Democratic Republic of the Congo

The Democratic Republic of Congo, like many countries in Africa, has experienced years of conflict resulting in large numbers of displaced or transient persons and refugees. Living in a crisis setting or being forced to leave one's home exposes women and girls to limited access to health care, minimal or nonexistent community and family support, and greater vulnerability to sexual violence and exploitation, all of which can have a negative impact on reproductive health.

From 2009-2011 in South Kivu, there were 22,878 reported cases of sexual and gender based violence. 99.6 percent of the survivors were women.

While significant progress has been made in raising awareness about reproductive health needs in emergency settings, there is still a need in DRC for multiple models of service delivery that address the evolving needs for reproductive health, family planning, and gender-based violence services at different stages of crises.

Pathfinder began working in eastern DRC in 2008 to identify flexible approaches and models for delivering reproductive health, family planning, and gender-based violence services in different phases of crises, with the goal of integrating the models into National Emergency Response Procedures. Pathfinder's work aims to reach internally displaced persons, refugees, and populations living in transition using a number of approaches and strategies, including:

  • Community outreach for issues ranging from contraceptive distribution to behavior change;
  • Advocacy aimed at addressing sexual and gender-based violence; and,
  • Facility renovation to permit the upgrading of service.

Pathfinder approaches these strategies holistically, involving the community throughout implementation, supporting community supervision, and partnering with the government in order to create sustainable solutions for the future.


In the Democratic Republic of Congo, we work to strengthen systems by aiming advocacy at sexual and gender-based violence as well as improved reproductive health care. Your gift of $25 or $50 is critical to ensuring our work can continue.

Our Projects

Access to Primary Healthcare Project

Access to Primary Health Care Project

Contraception & Family Planning

Pathfinder works to improve primary healthcare in the Democratic Republic of Congo by supporting reproductive, maternal, and neonatal health services.

E2A - Evidence to Action thumbnail

Evidence to Action for Strengthened Family Planning and Reproductive Health Services for Women and Girls (E2A)

Burundi, Ethiopia, Kenya, Mozambique, Niger, Nigeria, Tanzania, Uganda
Systems Strengthening Sexual and Reproductive Health and Rights Adolescent and Youth Sexual and Reproductive Health Gender Behavior Change Contraception & Family Planning

The Evidence to Action Project (E2A) is USAID’s global flagship for strengthening family planning and reproductive health service delivery.

Related Publications

June 2016

Contraception Is My Right

In this issue of Pathways, Mbuyi, a mother of 15 children in the Democratic Republic of the Congo, discovers she has a choice about pregnancy.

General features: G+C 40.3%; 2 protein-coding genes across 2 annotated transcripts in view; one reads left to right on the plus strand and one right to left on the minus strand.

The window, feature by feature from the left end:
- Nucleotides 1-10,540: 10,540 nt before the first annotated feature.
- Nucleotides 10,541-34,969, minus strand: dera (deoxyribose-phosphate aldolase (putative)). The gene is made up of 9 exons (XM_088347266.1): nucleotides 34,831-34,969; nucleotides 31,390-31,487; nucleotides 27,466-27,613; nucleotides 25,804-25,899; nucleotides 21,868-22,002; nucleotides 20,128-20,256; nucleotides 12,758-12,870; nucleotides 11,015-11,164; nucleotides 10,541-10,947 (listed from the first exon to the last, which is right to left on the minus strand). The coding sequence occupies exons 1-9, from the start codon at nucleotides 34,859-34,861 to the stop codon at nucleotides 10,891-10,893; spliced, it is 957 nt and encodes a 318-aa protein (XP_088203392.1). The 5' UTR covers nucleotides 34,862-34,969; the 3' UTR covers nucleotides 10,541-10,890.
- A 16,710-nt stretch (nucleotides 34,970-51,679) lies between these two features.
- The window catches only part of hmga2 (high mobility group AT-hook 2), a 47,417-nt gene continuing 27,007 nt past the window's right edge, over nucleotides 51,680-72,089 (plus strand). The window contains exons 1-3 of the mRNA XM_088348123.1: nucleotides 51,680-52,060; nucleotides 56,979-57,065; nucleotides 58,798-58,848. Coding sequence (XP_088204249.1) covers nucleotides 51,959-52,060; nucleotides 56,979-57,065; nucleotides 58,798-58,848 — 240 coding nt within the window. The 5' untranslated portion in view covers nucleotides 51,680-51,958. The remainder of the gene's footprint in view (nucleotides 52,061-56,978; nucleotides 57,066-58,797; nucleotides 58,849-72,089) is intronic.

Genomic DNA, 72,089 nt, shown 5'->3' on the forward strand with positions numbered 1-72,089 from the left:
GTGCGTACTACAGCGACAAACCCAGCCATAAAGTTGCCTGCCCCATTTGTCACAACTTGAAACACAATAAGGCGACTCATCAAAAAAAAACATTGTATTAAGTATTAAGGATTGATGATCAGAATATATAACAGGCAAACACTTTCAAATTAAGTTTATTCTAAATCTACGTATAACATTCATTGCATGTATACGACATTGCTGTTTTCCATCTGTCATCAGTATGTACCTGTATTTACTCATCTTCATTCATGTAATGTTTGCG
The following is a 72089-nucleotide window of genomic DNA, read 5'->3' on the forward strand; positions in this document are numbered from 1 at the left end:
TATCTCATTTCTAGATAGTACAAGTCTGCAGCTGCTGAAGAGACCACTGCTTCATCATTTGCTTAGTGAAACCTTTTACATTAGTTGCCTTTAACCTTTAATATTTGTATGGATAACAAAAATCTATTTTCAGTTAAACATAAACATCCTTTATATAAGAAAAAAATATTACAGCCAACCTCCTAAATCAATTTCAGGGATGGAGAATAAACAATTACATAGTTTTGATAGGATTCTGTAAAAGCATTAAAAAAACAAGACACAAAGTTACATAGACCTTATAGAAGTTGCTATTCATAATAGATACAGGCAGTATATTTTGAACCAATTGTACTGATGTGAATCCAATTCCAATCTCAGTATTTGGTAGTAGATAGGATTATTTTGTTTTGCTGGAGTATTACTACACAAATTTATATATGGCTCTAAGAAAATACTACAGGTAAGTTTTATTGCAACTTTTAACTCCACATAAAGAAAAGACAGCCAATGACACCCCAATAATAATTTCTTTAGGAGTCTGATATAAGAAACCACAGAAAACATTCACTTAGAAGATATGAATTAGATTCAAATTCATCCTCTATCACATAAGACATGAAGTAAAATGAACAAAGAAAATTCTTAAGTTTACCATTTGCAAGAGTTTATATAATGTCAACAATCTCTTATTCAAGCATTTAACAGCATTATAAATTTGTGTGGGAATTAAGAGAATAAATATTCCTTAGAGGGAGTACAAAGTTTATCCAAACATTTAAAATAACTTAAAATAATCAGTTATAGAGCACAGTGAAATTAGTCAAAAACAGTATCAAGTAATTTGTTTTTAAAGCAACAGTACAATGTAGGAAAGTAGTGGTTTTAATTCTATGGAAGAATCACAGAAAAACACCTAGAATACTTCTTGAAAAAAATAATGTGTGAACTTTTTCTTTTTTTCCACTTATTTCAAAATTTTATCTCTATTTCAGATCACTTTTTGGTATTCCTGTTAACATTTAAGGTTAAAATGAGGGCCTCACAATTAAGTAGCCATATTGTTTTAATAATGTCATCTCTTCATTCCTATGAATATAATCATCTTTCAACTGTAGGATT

May 2016

Strategies to Advance Abortion Rights and Access in Restrictive Settings: A Cross-Country Analysis

This publication explores strategies to advance abortion access and rights in four countries—Mozambique, Burkina Faso, Tanzania, and DRC—with differing degrees of legal and social restrictiveness. Through semi-structured interviews with Pathfinder field offices and partners, this publication highlights approaches to advance abortion access and rights common across all four countries, as well as approaches unique to each country’s legal and social context.

October 2015

Hand in Hand: Changing Lives Together

This issue of Pathways explores Pathfinder's SCIP project and our success in reaching over four million Mozambicans with sexual and reproductive health services.

June 2011

Maman Lumières: Empowering Mothers for Improved Health

This descriptive project document discusses a component of Pathfinder Burundi's Positive Deviance Hearth Project, the "Maman Lumière" initiative.

Related News

What the US can learn from Ethiopia about birth control

What's more, women in Ethiopia are having fewer children (the fertility rate fell from an average of 6.5 children per woman in 2000 to 4.6 currently), maternal deaths are in decline, and more women are staying in school longer. Plus, more women are opting for long-acting reversible contraceptives (LARCs) instead of more traditional short-term methods like birth control pills or condoms.

"If you asked me 15 years ago, there were only 600 health centers and all in very urban areas, but today there are more than 3,500," said Asnake, who is the country representative for Pathfinder International in Ethiopia. "And the health extension program started as a pilot program but now reaches every rural village in the country."

Fit contraception to local needs, health workers urged

Giving women the option of using contraception tailored to their individual circumstances is vital to increasing birth control in developing countries, an event heard last week.
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